Lee Hall’s Spoonface Steinberg, directed by Kate Rowland on Radio Four on 22 January 1997, will be heard at the British Library at 6.00pm on 3 December 2015 as the fifth in a five-part series of public listenings on the theme of ‘Inner Voices…Inner Worlds’.
Professor Hugh Chignell of Bournemouth University offers some background to this work:
‘I love the beautiful women who do the operas, and how they sing’ (Spoonface in Spoonface Steinberg)
Spoonface Steinberg is one of the most well-known and acclaimed radio dramas of recent years. The scriptwriter Lee Hall (Billy Elliot, War Horse) is a highly successful multi-media writer with an interest in radio, the stage and film. The director Kate Rowland created the BBC Writersroom in the year following the 1997 broadcast of Spoonface.
The drama consists of a narrative spoken by a seven-year-old girl who is described in the sleeve notes for the BBC Radio Collection audiocassette as being:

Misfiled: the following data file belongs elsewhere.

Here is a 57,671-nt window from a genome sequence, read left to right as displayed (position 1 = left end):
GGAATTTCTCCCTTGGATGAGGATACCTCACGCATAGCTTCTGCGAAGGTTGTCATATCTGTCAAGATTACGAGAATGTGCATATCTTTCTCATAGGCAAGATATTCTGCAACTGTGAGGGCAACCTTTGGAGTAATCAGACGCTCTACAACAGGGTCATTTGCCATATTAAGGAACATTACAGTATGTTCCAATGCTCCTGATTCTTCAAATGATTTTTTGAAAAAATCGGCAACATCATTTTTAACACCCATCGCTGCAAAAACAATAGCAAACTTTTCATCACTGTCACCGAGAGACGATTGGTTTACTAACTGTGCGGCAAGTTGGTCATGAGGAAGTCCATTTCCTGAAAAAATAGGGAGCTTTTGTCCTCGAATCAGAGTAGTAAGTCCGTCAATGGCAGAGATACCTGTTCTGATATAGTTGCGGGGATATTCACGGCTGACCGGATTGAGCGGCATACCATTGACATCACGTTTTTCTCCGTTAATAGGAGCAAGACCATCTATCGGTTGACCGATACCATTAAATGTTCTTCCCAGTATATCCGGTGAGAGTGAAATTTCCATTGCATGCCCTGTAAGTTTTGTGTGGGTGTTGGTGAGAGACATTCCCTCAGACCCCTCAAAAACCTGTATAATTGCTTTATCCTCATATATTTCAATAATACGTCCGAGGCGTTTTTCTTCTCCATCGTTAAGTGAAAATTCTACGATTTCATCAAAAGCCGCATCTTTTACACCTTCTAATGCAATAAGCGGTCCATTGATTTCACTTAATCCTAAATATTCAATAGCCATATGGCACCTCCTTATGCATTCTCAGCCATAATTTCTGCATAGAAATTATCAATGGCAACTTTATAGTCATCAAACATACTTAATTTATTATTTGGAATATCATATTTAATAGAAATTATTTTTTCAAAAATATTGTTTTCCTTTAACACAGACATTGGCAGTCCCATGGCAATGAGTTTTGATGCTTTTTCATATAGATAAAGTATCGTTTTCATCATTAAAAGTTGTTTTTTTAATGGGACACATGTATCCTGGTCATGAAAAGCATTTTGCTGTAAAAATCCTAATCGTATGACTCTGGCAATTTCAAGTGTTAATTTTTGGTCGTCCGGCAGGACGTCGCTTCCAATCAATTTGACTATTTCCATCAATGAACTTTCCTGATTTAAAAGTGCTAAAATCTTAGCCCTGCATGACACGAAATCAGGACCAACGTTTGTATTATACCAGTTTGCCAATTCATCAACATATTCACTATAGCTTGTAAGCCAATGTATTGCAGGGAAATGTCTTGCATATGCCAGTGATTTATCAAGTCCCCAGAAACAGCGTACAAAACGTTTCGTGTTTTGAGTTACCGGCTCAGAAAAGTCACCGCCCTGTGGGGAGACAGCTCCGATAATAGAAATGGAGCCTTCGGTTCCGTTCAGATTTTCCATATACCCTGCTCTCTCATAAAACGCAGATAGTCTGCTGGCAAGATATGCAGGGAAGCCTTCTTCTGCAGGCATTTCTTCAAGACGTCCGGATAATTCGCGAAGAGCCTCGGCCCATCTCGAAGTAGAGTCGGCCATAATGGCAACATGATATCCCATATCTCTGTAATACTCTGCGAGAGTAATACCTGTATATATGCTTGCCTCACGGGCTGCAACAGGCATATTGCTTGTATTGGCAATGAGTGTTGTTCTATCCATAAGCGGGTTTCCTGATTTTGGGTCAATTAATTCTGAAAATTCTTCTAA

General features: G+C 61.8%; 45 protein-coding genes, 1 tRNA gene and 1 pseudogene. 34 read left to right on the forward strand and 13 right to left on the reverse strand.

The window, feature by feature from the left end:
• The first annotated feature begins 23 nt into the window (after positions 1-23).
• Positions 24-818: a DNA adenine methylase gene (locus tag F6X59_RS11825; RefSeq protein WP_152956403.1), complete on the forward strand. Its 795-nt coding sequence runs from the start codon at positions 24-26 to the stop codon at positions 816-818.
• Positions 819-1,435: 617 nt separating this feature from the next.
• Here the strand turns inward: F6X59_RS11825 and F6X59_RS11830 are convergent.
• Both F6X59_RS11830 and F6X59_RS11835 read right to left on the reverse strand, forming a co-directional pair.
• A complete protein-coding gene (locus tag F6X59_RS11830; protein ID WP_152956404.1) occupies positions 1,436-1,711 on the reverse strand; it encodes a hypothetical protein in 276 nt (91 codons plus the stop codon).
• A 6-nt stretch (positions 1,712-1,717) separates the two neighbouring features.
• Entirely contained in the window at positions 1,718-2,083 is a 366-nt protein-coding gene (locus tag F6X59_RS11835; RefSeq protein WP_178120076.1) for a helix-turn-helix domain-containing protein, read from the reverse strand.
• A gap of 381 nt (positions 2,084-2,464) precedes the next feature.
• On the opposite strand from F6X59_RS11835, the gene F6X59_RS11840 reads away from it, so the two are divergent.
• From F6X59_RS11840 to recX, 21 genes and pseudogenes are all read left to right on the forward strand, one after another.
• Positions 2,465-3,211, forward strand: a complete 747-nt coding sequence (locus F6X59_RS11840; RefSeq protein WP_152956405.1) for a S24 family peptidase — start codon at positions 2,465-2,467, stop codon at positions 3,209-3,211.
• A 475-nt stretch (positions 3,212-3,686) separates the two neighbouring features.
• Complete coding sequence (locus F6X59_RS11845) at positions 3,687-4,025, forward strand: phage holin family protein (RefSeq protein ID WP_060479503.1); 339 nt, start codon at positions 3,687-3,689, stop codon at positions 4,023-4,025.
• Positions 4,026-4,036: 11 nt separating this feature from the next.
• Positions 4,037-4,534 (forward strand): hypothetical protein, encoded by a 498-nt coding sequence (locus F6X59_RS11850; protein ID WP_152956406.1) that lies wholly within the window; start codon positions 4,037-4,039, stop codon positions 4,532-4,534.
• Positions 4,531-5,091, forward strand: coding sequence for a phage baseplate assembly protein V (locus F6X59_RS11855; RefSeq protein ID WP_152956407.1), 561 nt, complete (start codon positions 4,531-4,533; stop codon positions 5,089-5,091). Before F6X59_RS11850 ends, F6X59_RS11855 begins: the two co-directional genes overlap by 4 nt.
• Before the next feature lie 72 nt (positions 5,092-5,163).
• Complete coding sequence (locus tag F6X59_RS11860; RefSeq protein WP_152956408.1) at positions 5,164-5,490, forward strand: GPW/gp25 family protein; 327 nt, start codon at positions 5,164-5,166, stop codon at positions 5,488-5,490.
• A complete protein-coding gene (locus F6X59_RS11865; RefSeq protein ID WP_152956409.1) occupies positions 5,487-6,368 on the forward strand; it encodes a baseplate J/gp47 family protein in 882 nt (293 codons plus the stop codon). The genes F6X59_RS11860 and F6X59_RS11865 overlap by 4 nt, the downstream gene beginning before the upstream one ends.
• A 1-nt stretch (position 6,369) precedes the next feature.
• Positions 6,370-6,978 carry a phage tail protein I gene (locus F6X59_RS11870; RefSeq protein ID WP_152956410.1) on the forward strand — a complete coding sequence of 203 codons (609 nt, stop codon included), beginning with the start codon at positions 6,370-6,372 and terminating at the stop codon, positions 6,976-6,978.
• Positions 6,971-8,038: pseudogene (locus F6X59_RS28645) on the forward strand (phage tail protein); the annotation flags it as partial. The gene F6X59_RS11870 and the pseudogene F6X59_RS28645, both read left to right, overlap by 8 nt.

Jewish, autistic, very bright – and terminally ill with cancer. Her doctor introduces her to opera and she becomes fascinated with the music and the divas who have glorious stage deaths. As she tried to come to terms with the meaning of life and death the big question for Spoonface is, does nothing exist?
Themes addressed include terminal illness, a child’s view of parental separation and the holocaust. To add yet more power to the drama we hear Maria Callas’s performance of ‘Vissi d’arte’ from Puccini’s Tosca.
Spoonface Steinberg became something of an artistic phenomenon: almost immediately repeated on Radio Four, it was then sold very successfully as an audiocassette. The script was published in a radio drama collection and Spoonface Steinberg transferred successfully to the stage and, to date, there have been at least five different stage productions as well as a television adaptation in 1998.
Despite the great acclaim for this programme, Spoonface Steinberg has the potential to divide audience opinion. In the public discussion to follow this last listening event in the series, it will be interesting to see what our audience thinks of Lee Hall’s representation of a dying child. Comparisons can be drawn with our first listening event, Beckett’s All That Fall, as both works combine dark themes with humour and both make use of classical music. Similarly obvious similarities exist with Walk Right by Me – both monologues, both explorations of our central themes of inner voices and inner worlds.